They do. And I think what’s interesting with clothing in particular and this is my personal experience is I get an organic box of food delivered to my doorstep once a week, I have my superannuation in an ethical fund. I was sort of ticking some boxes as being a good citizen of the world and was still pretty regularly shopping at fast fashion stores. And that cognitive dissonance there I wasn’t living my values through my clothing purchases and it wasn’t until the pandemic that I started to question that for myself. And that has obviously led to me being so passionate about it that I’m starting a business to help solve the problem. So it is I think one of the areas that because it is so complicated emotionally that we don’t want to look at in terms of ethics and sustainability. Because it’s hard enough to dress yourself and feel good about it let alone try and weave your values into that.
Most of the people who are on the panel today work in the industrial side of clothing and for most of us we don’t see that. We see the shopfront side and we go through the racks and we pick something but we don’t realise there’s giant factories, machines, people and workforces that make these garments. Can you explain reverse logistics and how it would work?
Reverse logistics? Yes. So reverse logistics is the act of getting items back from consumers. So if you no longer want something then how does that get back through a system and be able to be resold? And for us at Ownershift that means what packaging are we going to send to you so you can put your item in that bag and how sustainable is that packaging? What postal service are we going to use and what are their sustainability credentials? How are we going to wash that item? Is there a better way to do that that doesn’t use as much water and impact the planet or dry cleaning? And then photography and writing up the item to go back on to a website to be sold and then the forward logistics which we’re all used to of getting it back to the new owner.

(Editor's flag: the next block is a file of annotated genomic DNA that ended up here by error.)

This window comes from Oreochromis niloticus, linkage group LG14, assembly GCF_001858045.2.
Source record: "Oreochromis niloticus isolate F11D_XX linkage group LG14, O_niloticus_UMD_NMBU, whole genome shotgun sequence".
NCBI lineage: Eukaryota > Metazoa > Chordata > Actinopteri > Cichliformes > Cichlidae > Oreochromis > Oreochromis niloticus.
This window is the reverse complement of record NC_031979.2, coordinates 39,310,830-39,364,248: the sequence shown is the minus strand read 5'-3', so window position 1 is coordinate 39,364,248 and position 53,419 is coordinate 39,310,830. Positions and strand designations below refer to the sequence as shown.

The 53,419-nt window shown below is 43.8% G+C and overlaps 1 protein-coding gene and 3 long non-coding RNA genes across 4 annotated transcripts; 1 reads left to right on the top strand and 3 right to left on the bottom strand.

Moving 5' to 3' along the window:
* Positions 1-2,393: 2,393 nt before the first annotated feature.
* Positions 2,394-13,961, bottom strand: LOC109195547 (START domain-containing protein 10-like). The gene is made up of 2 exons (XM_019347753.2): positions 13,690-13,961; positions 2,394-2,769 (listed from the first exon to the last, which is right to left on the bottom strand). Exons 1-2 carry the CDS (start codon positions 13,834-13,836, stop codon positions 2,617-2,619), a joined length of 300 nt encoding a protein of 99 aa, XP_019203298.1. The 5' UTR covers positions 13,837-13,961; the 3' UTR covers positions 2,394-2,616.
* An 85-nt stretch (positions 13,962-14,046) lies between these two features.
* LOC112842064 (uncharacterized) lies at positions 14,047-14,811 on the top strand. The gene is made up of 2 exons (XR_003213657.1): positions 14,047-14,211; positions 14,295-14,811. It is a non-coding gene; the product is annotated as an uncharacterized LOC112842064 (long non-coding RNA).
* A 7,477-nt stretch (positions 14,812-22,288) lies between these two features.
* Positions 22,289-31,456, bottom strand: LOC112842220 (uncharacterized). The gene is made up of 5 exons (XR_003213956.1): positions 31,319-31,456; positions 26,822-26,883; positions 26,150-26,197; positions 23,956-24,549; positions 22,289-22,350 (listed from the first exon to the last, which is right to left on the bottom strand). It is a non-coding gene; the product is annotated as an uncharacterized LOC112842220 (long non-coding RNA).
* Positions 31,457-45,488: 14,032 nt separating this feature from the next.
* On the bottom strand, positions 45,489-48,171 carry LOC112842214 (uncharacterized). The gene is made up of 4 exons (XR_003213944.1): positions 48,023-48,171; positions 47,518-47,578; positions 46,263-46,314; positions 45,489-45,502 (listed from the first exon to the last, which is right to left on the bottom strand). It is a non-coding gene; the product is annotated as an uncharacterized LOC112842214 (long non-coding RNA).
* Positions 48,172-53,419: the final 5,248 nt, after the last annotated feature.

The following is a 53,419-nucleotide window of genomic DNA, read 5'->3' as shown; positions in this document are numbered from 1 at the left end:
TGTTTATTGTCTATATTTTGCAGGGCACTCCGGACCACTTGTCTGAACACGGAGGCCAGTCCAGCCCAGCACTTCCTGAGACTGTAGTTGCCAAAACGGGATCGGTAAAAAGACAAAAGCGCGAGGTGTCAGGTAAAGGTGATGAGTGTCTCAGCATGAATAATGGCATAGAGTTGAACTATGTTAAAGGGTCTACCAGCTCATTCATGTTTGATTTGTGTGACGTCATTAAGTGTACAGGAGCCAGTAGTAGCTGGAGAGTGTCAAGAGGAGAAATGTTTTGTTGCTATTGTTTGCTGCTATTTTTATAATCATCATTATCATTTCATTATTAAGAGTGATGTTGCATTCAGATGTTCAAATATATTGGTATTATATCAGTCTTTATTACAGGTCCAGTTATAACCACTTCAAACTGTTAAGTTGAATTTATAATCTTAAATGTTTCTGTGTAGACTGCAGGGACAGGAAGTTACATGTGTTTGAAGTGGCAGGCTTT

So when you think about it postal services drop off a lot of items every day and there’s a lot of empty trucks going back to the depot. So how in a circular economy can we start using those empty trucks to enable this circular nature of fashion to find a better way to keep clothes at their highest use. So reverse logistics is a really important element of a circular economy.
And if you don’t think our lives are ruled by logistics every freeway, every highway is full of large trucks, some of them B-double trucks that we’re trying to overtake that are full of the items that we’re buying and using all day every day. And that’s why on the outskirts of most large urban centres giant buildings are being built for those trucks to pull in to, park, load and keep moving stuff around. So logistics is critical to this whole thing.
It really is.
Yeah. Have you got a question that you would have pre-prepared? Here’s one you prepared earlier?
Here is one I prepared earlier. I can’t remember the exact wording but it is what is the main thing preventing you from extending the useful life of your clothes that you no longer value?
I won’t rush this time. We’ll have plenty of time to look at the screen as people get a chance to answer the questions.
So I asked this question on TikTok and I was surprised at the consistency of the answer.
But you’re not going to tell us yet? You’re going to wait for that?
I’m not going to tell you yet.
But there was certainly an intent that was different from an action.
Okay. What’s the main thing preventing us? I doubt anyone else would value my stuff. I might use them again one day. Just in case. That’s the classic hoarder thing isn’t it? I’ve got to keep this. Someone wants a Rose Tattoo t-shirt. They really do.
It’s for those fancy dress parties that you’ve got to go to.
Well exactly. There’s that. It’s too hard to sell online. Okay. I have an emotional connection to those items.